Fig 2. penA alleles among IMD isolates in England, Wales and Northern Ireland 2010/11 to 2018/19.

The increase in PenR serogroup W isolates over the last four years (S1 Fig) was due to a rise in the number of serogroup W ST-11 CC isolates harbouring penA9, as reported previously [22]. The decrease of serogroup B PenS isolates overtime (S1 Fig) was largely due to a decrease in serogroup B PenS ST-41/44 CC isolates with penA1 and ST-269 CC isolates with penA3 and penA27 (Fig 3).

Fig 3. Prevalent penA alleles among serogroup B IMD isolates belonging to ST-41/44 and ST-269 clonal complex in England, Wales and Northern Ireland 2010/11 to 2018/19.

Thirty-one penA alleles were identified among the 113 PenR isolates (Table 2). All but three of these had the five AASs associated with penicillin resistance and reduced susceptibility (F504L, A510V, I515V, H541N and I566V). PenA171, found in one PenR isolate, had none of these mutations. PenA209, found in one PenR isolate had three out of the five AASs (F504L, A510V and I515V) and PenA327, found among PenR (n = 1) PenI (n = 3) and PenS (n = 1) isolates, had four out of the five AASs (F504L, A510V, I515V, H541N). All isolates with penA327 (n = 5) also displayed reduced susceptibility to cefotaxime (0.047–0.125 mg/L).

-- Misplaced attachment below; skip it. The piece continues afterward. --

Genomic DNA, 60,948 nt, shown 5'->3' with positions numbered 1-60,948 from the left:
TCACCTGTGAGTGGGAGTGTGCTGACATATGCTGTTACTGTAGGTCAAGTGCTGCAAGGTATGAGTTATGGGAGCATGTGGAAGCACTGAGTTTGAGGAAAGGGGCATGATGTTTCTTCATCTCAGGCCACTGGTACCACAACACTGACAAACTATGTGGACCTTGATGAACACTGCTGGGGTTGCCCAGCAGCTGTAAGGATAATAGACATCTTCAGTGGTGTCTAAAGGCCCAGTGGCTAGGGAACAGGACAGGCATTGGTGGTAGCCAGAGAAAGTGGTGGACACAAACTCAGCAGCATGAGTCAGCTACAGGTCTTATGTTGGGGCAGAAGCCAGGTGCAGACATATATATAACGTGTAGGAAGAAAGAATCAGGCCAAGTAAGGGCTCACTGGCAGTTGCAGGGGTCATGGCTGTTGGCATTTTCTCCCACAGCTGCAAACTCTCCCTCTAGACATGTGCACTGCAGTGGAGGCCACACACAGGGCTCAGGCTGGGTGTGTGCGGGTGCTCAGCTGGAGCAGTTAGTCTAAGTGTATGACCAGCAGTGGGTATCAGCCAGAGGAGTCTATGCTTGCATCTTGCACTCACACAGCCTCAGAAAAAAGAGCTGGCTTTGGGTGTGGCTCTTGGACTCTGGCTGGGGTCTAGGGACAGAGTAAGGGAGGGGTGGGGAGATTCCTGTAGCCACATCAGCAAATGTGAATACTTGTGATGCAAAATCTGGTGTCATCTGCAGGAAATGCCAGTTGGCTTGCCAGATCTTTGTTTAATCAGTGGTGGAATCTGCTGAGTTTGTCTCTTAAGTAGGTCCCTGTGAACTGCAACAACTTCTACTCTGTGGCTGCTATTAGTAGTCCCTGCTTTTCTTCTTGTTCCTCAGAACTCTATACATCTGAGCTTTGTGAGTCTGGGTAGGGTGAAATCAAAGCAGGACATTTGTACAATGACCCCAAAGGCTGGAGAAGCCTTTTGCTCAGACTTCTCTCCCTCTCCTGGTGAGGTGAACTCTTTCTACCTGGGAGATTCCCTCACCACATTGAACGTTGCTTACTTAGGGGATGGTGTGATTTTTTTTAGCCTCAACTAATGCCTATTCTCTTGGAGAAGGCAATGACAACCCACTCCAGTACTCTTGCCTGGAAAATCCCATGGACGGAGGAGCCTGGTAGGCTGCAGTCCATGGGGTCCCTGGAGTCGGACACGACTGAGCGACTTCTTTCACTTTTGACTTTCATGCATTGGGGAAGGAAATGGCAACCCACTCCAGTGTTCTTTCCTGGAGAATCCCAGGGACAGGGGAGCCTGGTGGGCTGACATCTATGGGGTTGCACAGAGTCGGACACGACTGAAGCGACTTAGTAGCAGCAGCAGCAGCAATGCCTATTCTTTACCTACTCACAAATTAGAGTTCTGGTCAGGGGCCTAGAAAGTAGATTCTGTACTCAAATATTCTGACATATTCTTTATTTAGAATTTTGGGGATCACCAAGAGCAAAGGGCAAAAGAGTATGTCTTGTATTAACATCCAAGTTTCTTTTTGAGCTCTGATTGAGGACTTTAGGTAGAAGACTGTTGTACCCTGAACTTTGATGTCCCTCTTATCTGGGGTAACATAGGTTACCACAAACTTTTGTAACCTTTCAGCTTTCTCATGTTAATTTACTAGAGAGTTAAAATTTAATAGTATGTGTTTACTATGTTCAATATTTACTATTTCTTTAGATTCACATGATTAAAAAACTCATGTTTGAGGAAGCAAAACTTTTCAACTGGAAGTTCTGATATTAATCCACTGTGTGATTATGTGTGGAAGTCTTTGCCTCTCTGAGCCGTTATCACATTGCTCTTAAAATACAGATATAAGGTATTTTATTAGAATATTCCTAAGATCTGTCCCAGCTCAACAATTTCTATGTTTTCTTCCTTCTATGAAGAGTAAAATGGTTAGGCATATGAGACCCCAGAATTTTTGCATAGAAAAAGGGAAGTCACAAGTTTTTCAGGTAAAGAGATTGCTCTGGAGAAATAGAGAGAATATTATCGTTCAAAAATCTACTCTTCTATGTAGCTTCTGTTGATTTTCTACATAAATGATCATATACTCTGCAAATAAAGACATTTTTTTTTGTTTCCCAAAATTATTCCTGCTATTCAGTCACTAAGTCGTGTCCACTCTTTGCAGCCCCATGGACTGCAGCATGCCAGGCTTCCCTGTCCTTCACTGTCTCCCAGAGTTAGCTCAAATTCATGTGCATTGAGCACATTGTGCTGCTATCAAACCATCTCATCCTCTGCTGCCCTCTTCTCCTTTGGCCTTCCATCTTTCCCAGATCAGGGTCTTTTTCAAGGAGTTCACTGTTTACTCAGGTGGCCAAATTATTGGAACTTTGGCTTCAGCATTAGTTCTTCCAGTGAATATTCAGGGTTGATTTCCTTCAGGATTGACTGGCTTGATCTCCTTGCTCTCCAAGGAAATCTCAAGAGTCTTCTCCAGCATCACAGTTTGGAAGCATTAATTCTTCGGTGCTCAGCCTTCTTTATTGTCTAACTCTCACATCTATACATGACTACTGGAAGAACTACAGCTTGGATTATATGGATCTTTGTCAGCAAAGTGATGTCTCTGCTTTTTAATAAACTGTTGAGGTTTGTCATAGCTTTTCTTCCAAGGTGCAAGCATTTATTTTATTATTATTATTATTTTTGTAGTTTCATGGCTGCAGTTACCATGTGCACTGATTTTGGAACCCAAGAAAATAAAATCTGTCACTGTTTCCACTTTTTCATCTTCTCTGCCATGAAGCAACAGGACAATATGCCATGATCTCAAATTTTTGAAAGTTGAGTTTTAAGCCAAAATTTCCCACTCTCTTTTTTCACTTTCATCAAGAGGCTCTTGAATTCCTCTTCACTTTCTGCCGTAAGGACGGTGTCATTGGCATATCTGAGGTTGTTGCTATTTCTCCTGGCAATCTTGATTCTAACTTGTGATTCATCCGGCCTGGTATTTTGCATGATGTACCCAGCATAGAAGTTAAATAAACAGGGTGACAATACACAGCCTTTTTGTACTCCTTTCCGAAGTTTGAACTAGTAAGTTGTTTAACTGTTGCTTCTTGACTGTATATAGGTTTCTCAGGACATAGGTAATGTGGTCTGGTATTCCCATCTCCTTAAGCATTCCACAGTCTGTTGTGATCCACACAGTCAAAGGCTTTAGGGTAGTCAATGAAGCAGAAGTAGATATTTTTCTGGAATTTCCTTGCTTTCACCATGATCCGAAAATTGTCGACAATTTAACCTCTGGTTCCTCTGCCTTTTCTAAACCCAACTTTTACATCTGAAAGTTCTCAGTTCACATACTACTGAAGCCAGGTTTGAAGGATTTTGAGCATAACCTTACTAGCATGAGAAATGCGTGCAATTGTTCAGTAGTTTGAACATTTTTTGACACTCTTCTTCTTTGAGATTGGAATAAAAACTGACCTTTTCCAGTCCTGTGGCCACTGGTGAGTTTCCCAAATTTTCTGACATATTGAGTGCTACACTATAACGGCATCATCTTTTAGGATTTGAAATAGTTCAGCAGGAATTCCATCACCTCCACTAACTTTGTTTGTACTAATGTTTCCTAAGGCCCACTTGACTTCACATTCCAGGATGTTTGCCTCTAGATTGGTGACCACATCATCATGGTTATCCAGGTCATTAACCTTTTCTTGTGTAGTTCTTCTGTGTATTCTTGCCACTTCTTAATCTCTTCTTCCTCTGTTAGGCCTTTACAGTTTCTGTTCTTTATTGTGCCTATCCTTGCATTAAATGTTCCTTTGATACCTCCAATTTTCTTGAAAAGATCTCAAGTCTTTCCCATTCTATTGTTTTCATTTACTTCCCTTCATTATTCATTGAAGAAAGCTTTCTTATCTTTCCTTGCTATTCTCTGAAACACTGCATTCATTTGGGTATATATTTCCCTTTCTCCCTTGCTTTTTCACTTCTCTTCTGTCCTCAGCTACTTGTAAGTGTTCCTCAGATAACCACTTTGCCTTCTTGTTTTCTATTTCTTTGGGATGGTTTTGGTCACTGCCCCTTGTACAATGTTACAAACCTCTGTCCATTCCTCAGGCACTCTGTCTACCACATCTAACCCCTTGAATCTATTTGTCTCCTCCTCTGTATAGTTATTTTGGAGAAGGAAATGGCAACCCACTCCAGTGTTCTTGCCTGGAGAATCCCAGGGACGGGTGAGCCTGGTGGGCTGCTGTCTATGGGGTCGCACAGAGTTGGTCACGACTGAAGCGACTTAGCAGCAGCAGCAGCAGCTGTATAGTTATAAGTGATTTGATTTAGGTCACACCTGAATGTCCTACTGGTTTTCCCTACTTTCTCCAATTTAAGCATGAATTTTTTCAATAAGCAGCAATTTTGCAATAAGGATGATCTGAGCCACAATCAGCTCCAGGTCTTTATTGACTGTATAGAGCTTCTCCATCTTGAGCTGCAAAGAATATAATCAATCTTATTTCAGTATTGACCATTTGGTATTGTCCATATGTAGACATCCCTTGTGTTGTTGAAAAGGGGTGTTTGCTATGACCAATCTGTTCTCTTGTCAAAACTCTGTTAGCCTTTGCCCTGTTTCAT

Table 2. PenA alleles among PenR and PenI IMD isolates in England, Wales and Northern Ireland from 2010/11 to 2018/19.

Cefotaxime susceptibility

Seven isolates had cefotaxime MICs ≥ 0.047 mg/L (0.2%), including one resistant isolate (MIC = 0.25 mg/L). These isolates harboured either penA327 (n = 5; MIC = 0.047–0.125 mg/L), penA11 (n = 1; MIC = 0.047 mg/L) or penA419 (n = 1; MIC = 0.25 mg/L). Bar one, these isolates were also PenR (0.38–0.5 mg/L) or PenI (0.125–0.25 mg/L).

Allele penA419, which was also associated with penicillin resistance, was not found in any other isolates on PubMLST (accessed 10th June 2021). In addition to the five AASs associated with penicillin resistance, the allele had substitutions A501T and D511V that were not found among penA alleles harboured by cefotaxime-susceptible PenR isolates received at the MRU.